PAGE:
The association between atrial fibrillation (AF) and thromboembolic (TE) complications in left ventricular assist device (LVAD) recipients is controversial, and there is paucity of large-scale data evaluating the impact of AF on early outcomes after device implantation. Using the National Inpatient Sample, we identified hospitalizations where patients underwent LVAD implantation from 2010 to 2015. Multivariate logistic regression was used to evaluate the association of AF on in-hospital outcomes. A total of 18,378 patients (41.7% with AF) underwent LVAD implantation. Patients with AF were older (59.9 vs. 54.0 years, p < 0.001), more commonly male (79.9 vs. 74.1%, p < 0.001), and had a greater burden of comorbidities as measured by the Elixhauser comorbidity index (7.2 vs. 6.3, p < 0.001). Patients with AF had less incidence of ischemic stroke (3.1 vs. 4.7%, p = 0.04, OR 0.68), hemorrhagic stroke (1.0 vs. 2.4%, p = 0.006, OR 0.43), and other systemic embolism (1.8 vs. 3.7%, p = 0.01, OR 0.55). There was no significant difference in the incidence of bleeding requiring transfusion between AF and no AF cohorts (29.3 vs. 24.2%, p = 0.09, OR 1.15). LOS was shorter in patients with AF (32.9 vs. 36.7 mean days, p < 0.001). Patients with AF had lower in-hospital mortality (8.9 vs. 14.9%, p < 0.001, OR 0.48). In a large real-world US cohort of patients undergoing LVAD implantation, a diagnosis of AF was common among device recipients. After adjustment for demographics and comorbidities, AF was associated with reduced TE events and in-hospital mortality.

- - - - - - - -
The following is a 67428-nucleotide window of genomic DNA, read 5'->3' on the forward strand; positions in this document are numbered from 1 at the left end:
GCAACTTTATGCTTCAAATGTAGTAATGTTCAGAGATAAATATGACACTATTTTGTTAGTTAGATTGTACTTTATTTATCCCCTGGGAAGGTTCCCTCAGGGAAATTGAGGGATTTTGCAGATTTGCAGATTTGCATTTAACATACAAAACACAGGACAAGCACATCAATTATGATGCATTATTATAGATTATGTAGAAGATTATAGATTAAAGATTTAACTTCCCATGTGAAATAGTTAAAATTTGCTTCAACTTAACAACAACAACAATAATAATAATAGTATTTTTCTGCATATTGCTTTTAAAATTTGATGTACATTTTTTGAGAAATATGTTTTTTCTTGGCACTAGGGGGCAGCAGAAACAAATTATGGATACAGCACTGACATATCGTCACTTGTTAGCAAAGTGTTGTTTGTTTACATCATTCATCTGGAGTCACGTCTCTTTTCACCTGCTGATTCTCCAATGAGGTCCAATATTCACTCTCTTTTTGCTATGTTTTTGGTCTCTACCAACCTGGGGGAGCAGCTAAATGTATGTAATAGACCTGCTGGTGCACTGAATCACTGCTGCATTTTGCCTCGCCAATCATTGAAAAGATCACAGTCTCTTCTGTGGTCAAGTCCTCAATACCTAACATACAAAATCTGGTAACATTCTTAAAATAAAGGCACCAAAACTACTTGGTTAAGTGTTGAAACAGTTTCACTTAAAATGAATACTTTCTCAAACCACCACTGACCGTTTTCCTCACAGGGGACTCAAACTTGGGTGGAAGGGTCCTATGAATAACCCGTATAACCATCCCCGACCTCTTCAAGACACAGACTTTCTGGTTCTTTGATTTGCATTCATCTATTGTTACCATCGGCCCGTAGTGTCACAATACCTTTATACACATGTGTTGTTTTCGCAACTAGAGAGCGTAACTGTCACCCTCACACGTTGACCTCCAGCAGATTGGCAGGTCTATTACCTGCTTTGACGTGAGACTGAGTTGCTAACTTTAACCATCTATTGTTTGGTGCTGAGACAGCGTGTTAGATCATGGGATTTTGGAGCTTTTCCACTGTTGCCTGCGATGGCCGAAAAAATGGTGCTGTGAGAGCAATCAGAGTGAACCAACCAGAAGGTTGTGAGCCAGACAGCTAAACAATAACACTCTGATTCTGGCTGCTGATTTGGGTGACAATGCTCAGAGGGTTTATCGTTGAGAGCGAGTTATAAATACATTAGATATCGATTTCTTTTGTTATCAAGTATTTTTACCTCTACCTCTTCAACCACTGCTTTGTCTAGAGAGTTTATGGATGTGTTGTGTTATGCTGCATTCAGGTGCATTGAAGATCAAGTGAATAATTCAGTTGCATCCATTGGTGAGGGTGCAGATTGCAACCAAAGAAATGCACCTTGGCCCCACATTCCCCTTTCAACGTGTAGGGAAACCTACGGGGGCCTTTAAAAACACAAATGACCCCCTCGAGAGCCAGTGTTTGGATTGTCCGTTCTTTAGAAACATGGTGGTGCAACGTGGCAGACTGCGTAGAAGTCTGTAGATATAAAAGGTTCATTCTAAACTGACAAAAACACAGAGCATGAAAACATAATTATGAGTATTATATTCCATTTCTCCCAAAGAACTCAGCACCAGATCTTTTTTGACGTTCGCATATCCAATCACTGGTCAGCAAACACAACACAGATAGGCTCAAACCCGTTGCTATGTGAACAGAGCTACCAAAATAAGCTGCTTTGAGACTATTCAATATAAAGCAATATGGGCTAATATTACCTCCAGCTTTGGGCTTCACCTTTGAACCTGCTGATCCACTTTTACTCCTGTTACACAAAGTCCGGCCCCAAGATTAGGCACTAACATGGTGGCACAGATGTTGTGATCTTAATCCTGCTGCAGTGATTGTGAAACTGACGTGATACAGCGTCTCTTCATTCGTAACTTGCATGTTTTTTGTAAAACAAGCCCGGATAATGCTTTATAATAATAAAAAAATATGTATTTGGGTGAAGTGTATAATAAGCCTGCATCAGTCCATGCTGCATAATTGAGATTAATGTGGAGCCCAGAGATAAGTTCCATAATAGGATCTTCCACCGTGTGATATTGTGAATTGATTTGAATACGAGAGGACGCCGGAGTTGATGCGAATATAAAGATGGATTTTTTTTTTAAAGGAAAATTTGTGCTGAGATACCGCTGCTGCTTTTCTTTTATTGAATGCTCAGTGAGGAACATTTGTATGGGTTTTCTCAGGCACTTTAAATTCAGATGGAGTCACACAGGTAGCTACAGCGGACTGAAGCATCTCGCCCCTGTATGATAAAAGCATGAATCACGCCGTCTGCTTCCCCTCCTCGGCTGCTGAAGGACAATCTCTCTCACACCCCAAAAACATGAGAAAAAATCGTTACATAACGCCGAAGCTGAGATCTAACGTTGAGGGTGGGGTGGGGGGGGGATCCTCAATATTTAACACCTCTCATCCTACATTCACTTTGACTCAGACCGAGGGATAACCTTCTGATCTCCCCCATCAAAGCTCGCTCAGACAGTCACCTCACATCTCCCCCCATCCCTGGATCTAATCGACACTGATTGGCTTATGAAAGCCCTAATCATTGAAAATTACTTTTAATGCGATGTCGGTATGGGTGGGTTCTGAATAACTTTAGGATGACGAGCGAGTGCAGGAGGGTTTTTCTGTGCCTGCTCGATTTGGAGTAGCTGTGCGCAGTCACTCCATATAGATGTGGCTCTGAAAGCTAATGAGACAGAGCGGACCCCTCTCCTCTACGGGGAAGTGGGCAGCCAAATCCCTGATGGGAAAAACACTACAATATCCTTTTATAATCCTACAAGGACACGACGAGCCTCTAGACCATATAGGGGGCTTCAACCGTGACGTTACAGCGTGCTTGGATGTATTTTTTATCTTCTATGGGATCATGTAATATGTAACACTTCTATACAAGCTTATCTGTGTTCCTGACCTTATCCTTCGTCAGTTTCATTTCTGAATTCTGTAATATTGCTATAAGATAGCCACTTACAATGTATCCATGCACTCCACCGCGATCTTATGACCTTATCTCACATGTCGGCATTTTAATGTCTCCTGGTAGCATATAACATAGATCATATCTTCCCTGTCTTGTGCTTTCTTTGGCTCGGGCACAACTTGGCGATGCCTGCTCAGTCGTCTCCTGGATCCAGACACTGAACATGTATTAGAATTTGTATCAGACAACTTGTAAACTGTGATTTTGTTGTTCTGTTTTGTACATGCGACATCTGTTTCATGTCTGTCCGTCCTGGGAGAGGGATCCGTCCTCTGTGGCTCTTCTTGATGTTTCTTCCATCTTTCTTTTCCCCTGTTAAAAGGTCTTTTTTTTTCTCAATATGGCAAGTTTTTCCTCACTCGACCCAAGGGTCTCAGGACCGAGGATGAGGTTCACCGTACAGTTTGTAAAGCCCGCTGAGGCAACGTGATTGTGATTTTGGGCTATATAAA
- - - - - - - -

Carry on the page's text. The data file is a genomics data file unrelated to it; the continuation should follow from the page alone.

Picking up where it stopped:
- Atrial fibrillation
- Left ventricular assist device
ASJC Scopus subject areas
- Molecular Medicine
- Pharmaceutical Science
- Cardiology and Cardiovascular Medicine